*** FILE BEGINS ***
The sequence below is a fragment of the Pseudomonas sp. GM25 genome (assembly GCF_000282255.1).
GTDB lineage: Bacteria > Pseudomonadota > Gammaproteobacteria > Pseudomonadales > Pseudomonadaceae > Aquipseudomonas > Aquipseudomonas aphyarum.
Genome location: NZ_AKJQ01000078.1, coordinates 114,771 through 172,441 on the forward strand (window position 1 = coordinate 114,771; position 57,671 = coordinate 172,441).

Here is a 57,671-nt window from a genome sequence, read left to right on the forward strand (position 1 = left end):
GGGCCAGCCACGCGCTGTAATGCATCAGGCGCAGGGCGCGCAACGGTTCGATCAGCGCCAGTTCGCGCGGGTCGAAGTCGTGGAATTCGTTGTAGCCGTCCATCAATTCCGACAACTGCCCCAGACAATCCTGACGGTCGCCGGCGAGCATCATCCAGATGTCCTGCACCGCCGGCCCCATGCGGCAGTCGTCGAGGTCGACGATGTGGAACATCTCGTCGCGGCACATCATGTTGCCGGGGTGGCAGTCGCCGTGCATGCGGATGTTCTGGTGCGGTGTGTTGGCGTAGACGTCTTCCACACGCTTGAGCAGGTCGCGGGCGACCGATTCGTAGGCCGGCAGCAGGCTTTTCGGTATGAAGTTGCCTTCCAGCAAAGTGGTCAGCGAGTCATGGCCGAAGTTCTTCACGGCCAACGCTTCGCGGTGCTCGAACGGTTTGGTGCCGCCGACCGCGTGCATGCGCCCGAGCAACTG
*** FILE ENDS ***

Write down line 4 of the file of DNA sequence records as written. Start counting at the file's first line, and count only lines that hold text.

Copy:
Here is a 57,671-nt window from a genome sequence, read left to right on the forward strand (position 1 = left end):